No donkey today, "auto" or otherwise. I'm to stuff it all into my main pack and lug it ½ km up to High Camp resting at 5,200m. I also strap my heavy day pack to the outside using various compression straps. It gives my pack a really awkward weight, I have to lean forward a lot to compensate. The 3 hours is a scramble straight up shingle, rocks and boulders. Eliseo wanted to take some of my awkward weight, fearing I was going to wear myself out, but I was adamant, if I bring it, I carry it. The girls by comparison didn't carry their boots, day packs or any water. Pah!
We pass 8 sturdy, athletic looking Antipodeans coming down. They had attempted to summit that morning. Only 2 out of the 8 made it. The odds look grim.
High camp is a newly built 2 story shelter above the glacier where the snow line starts. Eliseo's favourite saying of the day (well, past few days really) is, "Vamos a la Playa!" or "To the Beach!"
The rest of the day is along the lines of chill, lunch, rest, dinner, sleep, breakfast! There are not many people at the camp, only 8 punters who'll try to summit in the morning. Except for me and the girls they all look athletic and super fit. Amongst them is Sean, a very rich Ecuadorian with an interesting character. It seems he wants to utilise the wealth bestowed upon him to try and address some of the social injustices in his country - but once he's finished travelling of course! To that end he recommends a book called, "[The Open Veins of Latin America]`http://www.amazon.co.uk/Open-Veins-Latin-America-Centuries/dp/1899365133`".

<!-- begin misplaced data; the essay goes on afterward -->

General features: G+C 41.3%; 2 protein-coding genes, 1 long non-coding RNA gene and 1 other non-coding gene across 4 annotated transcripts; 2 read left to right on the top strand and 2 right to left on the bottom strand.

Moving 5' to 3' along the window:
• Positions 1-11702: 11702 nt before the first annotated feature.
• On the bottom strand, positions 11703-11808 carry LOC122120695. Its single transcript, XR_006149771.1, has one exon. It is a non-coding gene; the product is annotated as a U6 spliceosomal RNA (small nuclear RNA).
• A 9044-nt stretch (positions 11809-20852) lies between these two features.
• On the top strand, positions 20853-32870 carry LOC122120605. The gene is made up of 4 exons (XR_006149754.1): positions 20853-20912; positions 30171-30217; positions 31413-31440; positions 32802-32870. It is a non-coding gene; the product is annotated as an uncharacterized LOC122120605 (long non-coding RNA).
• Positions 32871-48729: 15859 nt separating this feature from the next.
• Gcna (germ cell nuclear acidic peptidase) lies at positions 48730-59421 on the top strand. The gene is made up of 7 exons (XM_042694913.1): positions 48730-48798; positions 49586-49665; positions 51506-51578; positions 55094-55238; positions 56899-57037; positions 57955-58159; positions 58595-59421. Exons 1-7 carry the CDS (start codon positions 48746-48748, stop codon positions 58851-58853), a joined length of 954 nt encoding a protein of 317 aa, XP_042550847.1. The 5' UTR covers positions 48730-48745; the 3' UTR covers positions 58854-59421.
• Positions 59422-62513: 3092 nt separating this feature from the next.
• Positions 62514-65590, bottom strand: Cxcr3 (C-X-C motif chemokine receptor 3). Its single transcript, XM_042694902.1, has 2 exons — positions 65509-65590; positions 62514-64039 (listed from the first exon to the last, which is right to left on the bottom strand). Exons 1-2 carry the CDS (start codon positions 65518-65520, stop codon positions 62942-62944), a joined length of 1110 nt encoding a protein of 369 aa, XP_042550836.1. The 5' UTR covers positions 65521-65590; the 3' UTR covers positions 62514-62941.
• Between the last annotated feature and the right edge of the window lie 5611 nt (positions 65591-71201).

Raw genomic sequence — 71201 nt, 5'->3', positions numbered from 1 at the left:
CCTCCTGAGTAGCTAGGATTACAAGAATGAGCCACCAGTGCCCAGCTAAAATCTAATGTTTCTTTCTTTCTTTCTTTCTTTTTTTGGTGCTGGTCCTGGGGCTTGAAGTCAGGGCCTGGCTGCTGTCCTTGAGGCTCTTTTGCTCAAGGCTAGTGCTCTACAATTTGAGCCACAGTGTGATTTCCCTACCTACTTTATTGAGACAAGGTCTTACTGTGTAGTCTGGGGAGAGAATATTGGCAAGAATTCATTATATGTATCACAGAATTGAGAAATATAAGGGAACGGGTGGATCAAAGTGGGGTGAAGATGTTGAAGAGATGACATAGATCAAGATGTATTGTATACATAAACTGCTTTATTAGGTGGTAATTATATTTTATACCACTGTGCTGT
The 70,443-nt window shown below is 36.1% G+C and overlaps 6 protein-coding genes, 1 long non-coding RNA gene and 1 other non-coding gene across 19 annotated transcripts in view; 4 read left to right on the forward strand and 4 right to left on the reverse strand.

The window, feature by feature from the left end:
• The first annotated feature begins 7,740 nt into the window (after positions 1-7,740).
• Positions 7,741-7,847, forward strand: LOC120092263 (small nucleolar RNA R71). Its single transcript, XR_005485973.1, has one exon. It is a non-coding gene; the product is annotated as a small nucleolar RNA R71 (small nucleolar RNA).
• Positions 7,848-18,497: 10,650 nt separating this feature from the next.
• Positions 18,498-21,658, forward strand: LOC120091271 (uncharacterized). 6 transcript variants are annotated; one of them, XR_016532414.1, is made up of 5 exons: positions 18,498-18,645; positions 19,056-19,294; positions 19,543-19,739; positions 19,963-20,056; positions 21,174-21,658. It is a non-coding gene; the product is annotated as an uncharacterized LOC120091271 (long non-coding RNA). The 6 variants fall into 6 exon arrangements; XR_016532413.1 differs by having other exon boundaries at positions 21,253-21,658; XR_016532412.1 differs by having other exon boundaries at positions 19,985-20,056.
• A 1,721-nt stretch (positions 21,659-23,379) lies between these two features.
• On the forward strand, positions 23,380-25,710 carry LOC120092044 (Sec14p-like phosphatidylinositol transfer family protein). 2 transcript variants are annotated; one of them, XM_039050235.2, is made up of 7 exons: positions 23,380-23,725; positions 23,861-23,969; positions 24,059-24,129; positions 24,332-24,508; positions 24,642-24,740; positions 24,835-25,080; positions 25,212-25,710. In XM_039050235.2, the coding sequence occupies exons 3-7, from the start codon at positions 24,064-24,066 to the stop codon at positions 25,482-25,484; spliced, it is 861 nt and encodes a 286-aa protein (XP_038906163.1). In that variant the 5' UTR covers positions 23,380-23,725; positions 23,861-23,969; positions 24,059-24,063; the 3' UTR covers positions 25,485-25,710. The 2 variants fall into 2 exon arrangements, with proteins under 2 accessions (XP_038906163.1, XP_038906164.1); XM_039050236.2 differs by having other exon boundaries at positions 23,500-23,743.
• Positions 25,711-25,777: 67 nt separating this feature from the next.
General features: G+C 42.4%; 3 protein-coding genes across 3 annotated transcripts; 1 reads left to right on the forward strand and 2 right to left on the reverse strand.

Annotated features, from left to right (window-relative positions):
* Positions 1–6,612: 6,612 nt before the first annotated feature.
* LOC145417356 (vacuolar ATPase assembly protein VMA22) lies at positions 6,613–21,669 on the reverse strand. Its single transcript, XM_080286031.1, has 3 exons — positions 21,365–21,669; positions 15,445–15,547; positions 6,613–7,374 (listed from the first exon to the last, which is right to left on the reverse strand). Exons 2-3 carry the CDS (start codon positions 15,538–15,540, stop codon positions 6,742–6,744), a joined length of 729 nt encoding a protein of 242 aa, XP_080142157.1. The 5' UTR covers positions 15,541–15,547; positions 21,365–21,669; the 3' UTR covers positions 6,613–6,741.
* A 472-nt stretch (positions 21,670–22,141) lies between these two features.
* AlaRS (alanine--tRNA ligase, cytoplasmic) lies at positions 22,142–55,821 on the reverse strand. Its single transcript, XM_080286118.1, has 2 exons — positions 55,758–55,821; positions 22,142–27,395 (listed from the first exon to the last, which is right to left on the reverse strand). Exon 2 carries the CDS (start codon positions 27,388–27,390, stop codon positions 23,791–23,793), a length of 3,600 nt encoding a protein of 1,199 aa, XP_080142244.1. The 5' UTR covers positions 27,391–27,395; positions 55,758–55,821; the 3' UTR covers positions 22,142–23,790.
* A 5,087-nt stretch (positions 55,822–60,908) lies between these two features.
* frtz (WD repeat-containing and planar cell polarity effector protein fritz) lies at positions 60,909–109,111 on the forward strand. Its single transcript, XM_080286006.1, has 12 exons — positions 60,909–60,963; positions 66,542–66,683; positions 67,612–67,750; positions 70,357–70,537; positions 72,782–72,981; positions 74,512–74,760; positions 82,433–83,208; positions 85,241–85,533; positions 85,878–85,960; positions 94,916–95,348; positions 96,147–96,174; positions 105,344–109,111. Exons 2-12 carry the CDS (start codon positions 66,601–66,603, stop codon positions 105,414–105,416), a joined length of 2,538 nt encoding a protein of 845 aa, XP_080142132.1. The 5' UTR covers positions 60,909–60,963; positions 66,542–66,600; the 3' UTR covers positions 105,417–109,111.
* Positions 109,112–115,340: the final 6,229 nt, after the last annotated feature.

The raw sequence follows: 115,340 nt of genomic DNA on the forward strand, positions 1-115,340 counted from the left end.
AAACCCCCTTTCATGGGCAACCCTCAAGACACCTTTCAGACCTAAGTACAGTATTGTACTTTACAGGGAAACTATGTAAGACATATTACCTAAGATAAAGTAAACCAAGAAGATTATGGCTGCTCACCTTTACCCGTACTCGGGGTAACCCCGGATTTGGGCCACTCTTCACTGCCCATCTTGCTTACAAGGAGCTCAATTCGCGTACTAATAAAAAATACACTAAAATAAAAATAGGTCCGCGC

Speaking to Shannon I find out she's a physiotherapist. She gives my gammy bent finger a 30 second diagnosis. It has a ruptured extensor tendon, meaning it will never straighten on it's own until I have an operation. I only hope it won't be too late for it by the time I get back to the UK. She looks at my finger, looks at the mountain and tells me I'm a hero. I always knew it!
It gets dark and we all head upstairs to bed. The upper story is full of loose mattresses. We're getting up at 12:30am to start out on our final ascent (final assualt!?). We're up early partly for the whole summit at dawn thing but mainly because the snow gets too soft during the sunny daylight hours. People have disappeared down the numerous deep crevasses.
Posted by Steve Eynon